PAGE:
To date, in a little over four years of major league service, Bonds had just one hit in fifteen career at-bats against the left-handed Franco. This at-bat promised more of the same: Bonds started off by taking a strike and chasing a pitch in the dirt. But he watched two balls to even the count. Franco then threw Bonds a change-up—the same pitch that had resulted in a swinging strike on the second pitch of the at-bat—but Bonds connected with the outside offering and drove the ball over left fielder Kevin McReynolds’ head for the game-winning single.
In the nightcap, the Pirates turned the scoreboard considerably earlier. Jeff King put the Bucs ahead in the top of the first with a two-out solo shot off New York starter Bob Ojeda. Two innings later, King completed his first career multi-homer game with a two-run blast off Ojeda.
King’s slugging would be all of the offense that Neal Heaton, Bob Kipper, and Ted Power needed. Ten wins in his first twelve decisions and a 2.89 earned-run average through June 24 had yielded Heaton an All-Star Game selection; an 0-6 record and 5.50 ERA between June 29 and August 15 had earned him a demotion to the bullpen. Now a spot starter, the 30-year-old left hander contributed five solid innings, with the only blemish coming when Darryl Strawberry briefly transcended the fans’ mocking chorus of "Darryl . . . Darryl" with a solo home run in the fourth, producing the only run that the Mets would manage in eighteen innings that night.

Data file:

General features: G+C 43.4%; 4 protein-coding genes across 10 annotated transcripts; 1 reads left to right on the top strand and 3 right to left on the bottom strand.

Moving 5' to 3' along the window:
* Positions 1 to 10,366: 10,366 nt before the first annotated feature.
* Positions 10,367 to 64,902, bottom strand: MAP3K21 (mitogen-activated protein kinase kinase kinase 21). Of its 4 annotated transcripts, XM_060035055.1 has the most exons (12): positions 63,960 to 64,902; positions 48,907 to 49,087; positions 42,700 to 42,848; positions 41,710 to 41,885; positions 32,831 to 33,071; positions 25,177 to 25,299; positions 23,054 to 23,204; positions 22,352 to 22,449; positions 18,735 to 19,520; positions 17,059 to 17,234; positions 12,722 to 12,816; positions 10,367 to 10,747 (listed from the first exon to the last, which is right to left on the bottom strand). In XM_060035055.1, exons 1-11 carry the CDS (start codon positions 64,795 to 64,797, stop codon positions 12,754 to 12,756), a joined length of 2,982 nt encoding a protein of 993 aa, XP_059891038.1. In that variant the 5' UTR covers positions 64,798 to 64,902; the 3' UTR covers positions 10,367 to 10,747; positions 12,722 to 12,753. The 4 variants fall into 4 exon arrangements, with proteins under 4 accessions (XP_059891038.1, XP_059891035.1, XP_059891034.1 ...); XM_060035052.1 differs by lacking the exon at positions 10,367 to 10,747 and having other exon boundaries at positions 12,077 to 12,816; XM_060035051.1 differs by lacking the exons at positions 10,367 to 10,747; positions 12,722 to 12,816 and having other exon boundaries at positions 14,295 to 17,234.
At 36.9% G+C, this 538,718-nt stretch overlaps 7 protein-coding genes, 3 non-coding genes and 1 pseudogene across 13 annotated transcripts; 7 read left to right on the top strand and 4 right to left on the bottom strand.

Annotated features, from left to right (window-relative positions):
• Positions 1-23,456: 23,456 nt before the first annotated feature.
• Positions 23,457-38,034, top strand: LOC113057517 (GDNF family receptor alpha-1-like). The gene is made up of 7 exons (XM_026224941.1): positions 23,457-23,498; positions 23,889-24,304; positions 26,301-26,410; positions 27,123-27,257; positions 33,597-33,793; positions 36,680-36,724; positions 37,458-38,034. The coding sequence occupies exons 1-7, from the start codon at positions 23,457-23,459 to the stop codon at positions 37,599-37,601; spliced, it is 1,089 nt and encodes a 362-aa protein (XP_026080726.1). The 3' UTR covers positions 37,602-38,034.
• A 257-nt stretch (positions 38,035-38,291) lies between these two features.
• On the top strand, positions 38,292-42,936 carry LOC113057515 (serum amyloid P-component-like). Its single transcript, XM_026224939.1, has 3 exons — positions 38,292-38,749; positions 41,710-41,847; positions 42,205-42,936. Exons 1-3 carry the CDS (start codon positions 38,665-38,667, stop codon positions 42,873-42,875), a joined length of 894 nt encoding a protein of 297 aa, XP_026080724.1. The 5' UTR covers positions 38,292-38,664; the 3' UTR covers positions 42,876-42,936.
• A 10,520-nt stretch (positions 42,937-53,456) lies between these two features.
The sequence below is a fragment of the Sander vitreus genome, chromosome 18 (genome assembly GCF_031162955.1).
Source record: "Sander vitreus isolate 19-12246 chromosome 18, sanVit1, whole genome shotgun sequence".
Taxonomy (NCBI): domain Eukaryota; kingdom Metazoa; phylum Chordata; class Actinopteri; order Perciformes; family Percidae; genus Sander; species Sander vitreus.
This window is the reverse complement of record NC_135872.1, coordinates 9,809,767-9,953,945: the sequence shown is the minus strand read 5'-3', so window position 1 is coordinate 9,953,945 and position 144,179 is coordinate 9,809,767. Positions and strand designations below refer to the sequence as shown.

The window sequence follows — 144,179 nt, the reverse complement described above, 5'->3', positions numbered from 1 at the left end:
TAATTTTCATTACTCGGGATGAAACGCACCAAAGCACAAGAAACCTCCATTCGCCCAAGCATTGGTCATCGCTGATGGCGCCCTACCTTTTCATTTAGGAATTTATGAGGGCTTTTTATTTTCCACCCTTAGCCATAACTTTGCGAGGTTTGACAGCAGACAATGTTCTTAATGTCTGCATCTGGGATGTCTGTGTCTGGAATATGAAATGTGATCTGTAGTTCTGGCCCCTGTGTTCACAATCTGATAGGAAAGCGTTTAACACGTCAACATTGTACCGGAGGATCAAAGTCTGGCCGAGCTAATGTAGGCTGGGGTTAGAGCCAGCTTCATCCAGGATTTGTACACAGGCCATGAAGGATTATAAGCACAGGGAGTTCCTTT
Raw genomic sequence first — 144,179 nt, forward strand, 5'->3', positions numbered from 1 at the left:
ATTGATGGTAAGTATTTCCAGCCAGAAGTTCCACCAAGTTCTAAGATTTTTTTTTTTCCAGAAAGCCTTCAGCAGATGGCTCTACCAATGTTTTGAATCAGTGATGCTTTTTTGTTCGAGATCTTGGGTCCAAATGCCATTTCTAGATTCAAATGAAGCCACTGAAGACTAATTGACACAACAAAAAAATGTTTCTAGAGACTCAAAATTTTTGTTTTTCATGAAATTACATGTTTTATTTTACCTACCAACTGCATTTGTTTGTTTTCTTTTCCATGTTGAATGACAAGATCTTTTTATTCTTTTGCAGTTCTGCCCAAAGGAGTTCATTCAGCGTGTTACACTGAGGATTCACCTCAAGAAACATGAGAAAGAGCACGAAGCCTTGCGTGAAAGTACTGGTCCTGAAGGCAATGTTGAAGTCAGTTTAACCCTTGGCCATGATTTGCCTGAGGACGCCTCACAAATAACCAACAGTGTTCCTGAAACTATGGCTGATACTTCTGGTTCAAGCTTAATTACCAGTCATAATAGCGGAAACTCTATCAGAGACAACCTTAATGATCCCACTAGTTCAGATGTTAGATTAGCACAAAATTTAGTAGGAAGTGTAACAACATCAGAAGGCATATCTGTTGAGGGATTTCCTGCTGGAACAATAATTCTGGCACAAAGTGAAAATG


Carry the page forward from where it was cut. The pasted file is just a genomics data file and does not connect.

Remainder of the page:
Kipper allowed New York single base runners in the sixth and seventh frames, but retired the side both times. When two eighth-inning walks brought the righty-swinging McReynolds to the plate as the potential go-ahead run with two outs, Leyland called on Power to throw the Pirates' first right-handed pitches of the doubleheader. McReynolds hit Power's second offering hard, but Bonilla tracked down the line drive in right center to preserve the lead.
After Power retired former Bucco Mackey Sasser on a ground out to end New York’s ninth, the Pirates had a two and a half game lead in the divisional race with twenty-six games remaining. The Bucs’ magic number—a phrase absent from Pittsburgh’s September baseball discourse for the previous eleven years—stood at twenty-four.
OBSERVATIONS: If there was a message carried in the accomplishments of the Pirates last night, playing and sweeping their fifth doubleheader of the year, it is the 1980s are history and this is a new decade and, quite possibly, a new era in National League baseball. In 1988, when the Pirates were pretenders who thought they were contenders, the Mets embarrassed them when push came to shove. Last night it was the other way around.
- Bob Hertzel, The Pittsburgh Press
This was the first day of the rest of the baseball season—the start of an eight-game, two-team tournament on which hung the fate of the Free World. Or, at a minimum, the championship of the National League East. The Pirates have mortgaged their future for the sake of this season. An administrative blunder deprived them of two of their best minor-league prospects. They traded the rest of their farm system for a left-handed pitcher named Zane Smith. They did it because the East's other pretenders, the New York Mets, are allergic to left-handed pitching in general and Zane Smith in particular.
- Bruce Keidan, Pittsburgh Post-Gazette
POSTSCRIPT: Seeing no need to depart from a winning formula, Jim Leyland sent another left-hander to the mound for the following night's series finale: rookie Randy Tomlin, making his seventh major league start since his recall from AA Harrisburg a month earlier. Tomlin cruised to a complete game three-hitter in the Pirates' 7-1 win over the Mets. The Pirates' division edge now stood at three and a half games.